Voodoo PC dubs its Omen system "the world's most insane PC," and with its unique chassis architecture, liquid-cooling system, two SLI graphics cards, and overclocked processor, it certainly is on the edge. Look inside the enormous, custom-painted pearl-white case, and the first thing you'll notice are neon-green cooling tubes snaking to and fro. The liquid-cooling system helps keep the overclocked AMD Athlon 64 FX-55 processor and both Nvidia GeForce 6800 Ultra graphics cards running smoothly. Thanks to Nvidia's new Nforce 4 SLI chipset, the Omen can accommodate not one but two graphics cards for increased graphics horsepower. There's no question that this Voodoo system is expertly built, but at $6,800 (without a monitor or speakers), it is also one of the more expensive systems we've seen. For that price you should get the best performance. Because of a memory mismatch, however, the Omen doesn't achieve its full potential as a highest-end system, making this configuration hard to recommend, considering its cost. One look at the Voodoo Omen tells you that the company put a lot of thought into making this unique PC. For starters, the monstrous chassis (23 by 10 by 18 inches, HWD) is unlike any we've seen, featuring polished chrome partitions that create separate chambers for the motherboard, the hard drives bays and the liquid-cooling core, and the power supply. The partition also creates a house-of-mirrors effect, making the already spacious interior appear even larger.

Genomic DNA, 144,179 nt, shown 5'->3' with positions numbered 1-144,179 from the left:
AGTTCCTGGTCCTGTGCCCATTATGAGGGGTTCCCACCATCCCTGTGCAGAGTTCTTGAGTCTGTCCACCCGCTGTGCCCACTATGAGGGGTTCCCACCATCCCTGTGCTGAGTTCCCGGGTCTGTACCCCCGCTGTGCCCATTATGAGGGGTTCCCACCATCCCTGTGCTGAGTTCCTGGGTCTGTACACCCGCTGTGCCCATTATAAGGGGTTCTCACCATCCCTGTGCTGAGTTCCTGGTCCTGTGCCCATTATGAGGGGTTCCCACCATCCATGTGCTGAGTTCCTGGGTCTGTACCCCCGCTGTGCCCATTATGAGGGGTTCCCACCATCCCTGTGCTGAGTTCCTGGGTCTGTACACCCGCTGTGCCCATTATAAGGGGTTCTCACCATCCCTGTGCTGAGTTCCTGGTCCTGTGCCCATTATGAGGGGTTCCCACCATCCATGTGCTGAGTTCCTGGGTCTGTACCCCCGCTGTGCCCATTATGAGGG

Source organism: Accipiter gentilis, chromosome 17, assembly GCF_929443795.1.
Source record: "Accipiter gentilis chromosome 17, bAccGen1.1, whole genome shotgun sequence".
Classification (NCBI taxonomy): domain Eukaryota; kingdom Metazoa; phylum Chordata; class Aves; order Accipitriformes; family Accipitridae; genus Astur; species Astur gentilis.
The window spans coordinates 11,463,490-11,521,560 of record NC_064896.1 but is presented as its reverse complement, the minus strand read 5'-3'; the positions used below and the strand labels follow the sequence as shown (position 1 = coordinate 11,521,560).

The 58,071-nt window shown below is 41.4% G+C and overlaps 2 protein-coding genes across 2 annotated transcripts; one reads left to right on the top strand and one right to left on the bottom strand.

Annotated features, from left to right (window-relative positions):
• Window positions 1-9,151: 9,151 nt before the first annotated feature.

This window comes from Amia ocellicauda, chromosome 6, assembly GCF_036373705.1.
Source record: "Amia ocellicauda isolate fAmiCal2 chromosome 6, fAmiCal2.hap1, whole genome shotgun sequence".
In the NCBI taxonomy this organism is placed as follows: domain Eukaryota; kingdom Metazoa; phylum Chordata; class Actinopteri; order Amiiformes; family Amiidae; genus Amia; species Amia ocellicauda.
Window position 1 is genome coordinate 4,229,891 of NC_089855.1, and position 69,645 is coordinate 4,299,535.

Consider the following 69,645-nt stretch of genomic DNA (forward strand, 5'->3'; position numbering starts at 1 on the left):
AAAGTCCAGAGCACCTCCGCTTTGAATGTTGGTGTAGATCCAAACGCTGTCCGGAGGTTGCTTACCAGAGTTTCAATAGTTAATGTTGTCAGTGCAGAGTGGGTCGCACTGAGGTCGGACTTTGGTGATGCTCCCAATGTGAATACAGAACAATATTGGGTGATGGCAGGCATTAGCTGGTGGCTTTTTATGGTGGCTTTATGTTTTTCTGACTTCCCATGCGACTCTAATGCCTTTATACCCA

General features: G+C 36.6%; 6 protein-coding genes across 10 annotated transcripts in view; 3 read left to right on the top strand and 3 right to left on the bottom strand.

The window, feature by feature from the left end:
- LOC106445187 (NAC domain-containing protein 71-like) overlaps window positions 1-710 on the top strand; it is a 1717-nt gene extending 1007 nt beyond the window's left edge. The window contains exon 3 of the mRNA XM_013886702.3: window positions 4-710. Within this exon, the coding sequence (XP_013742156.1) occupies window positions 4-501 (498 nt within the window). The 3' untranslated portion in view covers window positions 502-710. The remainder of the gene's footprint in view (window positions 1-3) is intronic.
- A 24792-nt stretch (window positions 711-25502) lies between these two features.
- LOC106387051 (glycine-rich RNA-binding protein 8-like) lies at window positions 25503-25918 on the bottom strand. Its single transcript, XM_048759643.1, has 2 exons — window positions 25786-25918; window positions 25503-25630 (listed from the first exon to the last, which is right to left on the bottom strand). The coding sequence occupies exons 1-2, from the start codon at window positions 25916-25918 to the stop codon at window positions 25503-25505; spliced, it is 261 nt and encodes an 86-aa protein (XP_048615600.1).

Borrowing a page from the BTX book of improved airflow, Voodoo engineers flipped the ATX motherboard upside down and mounted it on the left side of the chassis. As a result, you access interior components through the right side of the machine, but unlike BTX-based systems, the expansion slots are positioned at the top of the system with the power and the hard drive connectors toward the bottom. Two superquiet, 120mm fans mounted on the front grille are responsible for cooling the hard drive chamber and the mainboard area, while a third fan in the rear removes heat from the chassis. Since the power supply is segregated from other components, its own fan is more effective. The main heat sources--processor, chipset and video cards--are liquid-cooled. Thanks to the absence of fans on these components, the Omen is surprisingly quiet.
The Voodoo Omen is visually stunning inside and out; our system sports the Autobahn (Pearl White) finish, one of 10 color choices available for an additional $567. You can save money by ordering the standard BAM (Brushed, Anodized, Machined) finish. Etched into the lower-front bezel and illuminated by red LEDs is the familiar Voodoo tribal mask logo, which also adorns the windowed side panel, the top of the case, and the chrome partition. A glimpse through the window reveals a neatly organized cabling system and a network of cooling tubes running between the processor, the video cards, and the chipset, then back to the core element mounted on the front of the machine.
Normally, all those tubes would make it difficult to install and remove expansion cards, but the oversized chassis gives you more than enough room to work. The video cards and their cooling fittings, however, block access to the two x1 PCIe slots, leaving a single PCI slot available for expansion. There are two optical drive bays and two hard drive bays left vacant, as well as two memory slots. The four perpendicularly seated hard drive bays come with quick-release tabs for easy removal by pulling them straight out of the machine, but connecting the power and the Serial ATA connectors can be challenging as they attach to the obscured rear side of the drives. That seating, however, gives the machine remarkably clutter-free internals.